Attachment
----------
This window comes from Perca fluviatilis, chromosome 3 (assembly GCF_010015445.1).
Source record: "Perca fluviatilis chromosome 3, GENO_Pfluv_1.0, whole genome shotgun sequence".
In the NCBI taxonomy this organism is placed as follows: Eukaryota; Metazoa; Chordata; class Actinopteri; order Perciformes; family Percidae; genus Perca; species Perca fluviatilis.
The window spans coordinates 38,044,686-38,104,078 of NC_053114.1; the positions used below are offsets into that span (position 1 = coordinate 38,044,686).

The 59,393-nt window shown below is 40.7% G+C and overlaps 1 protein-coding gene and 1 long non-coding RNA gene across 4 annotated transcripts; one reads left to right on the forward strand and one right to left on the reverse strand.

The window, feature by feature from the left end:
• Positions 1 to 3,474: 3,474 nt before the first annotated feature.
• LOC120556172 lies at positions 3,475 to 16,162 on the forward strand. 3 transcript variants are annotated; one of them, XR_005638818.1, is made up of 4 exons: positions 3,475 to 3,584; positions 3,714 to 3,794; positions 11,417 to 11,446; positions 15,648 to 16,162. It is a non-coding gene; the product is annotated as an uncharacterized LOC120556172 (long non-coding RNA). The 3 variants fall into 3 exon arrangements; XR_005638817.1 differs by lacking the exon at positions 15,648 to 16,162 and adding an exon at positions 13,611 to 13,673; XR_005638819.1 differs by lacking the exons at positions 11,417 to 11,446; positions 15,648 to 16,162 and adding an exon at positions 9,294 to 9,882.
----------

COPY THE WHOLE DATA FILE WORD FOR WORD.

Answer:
This window comes from Perca fluviatilis, chromosome 3 (assembly GCF_010015445.1).
Source record: "Perca fluviatilis chromosome 3, GENO_Pfluv_1.0, whole genome shotgun sequence".
In the NCBI taxonomy this organism is placed as follows: Eukaryota; Metazoa; Chordata; class Actinopteri; order Perciformes; family Percidae; genus Perca; species Perca fluviatilis.
The window spans coordinates 38,044,686-38,104,078 of NC_053114.1; the positions used below are offsets into that span (position 1 = coordinate 38,044,686).

The 59,393-nt window shown below is 40.7% G+C and overlaps 1 protein-coding gene and 1 long non-coding RNA gene across 4 annotated transcripts; one reads left to right on the forward strand and one right to left on the reverse strand.

The window, feature by feature from the left end:
• Positions 1 to 3,474: 3,474 nt before the first annotated feature.
• LOC120556172 lies at positions 3,475 to 16,162 on the forward strand. 3 transcript variants are annotated; one of them, XR_005638818.1, is made up of 4 exons: positions 3,475 to 3,584; positions 3,714 to 3,794; positions 11,417 to 11,446; positions 15,648 to 16,162. It is a non-coding gene; the product is annotated as an uncharacterized LOC120556172 (long non-coding RNA). The 3 variants fall into 3 exon arrangements; XR_005638817.1 differs by lacking the exon at positions 15,648 to 16,162 and adding an exon at positions 13,611 to 13,673; XR_005638819.1 differs by lacking the exons at positions 11,417 to 11,446; positions 15,648 to 16,162 and adding an exon at positions 9,294 to 9,882.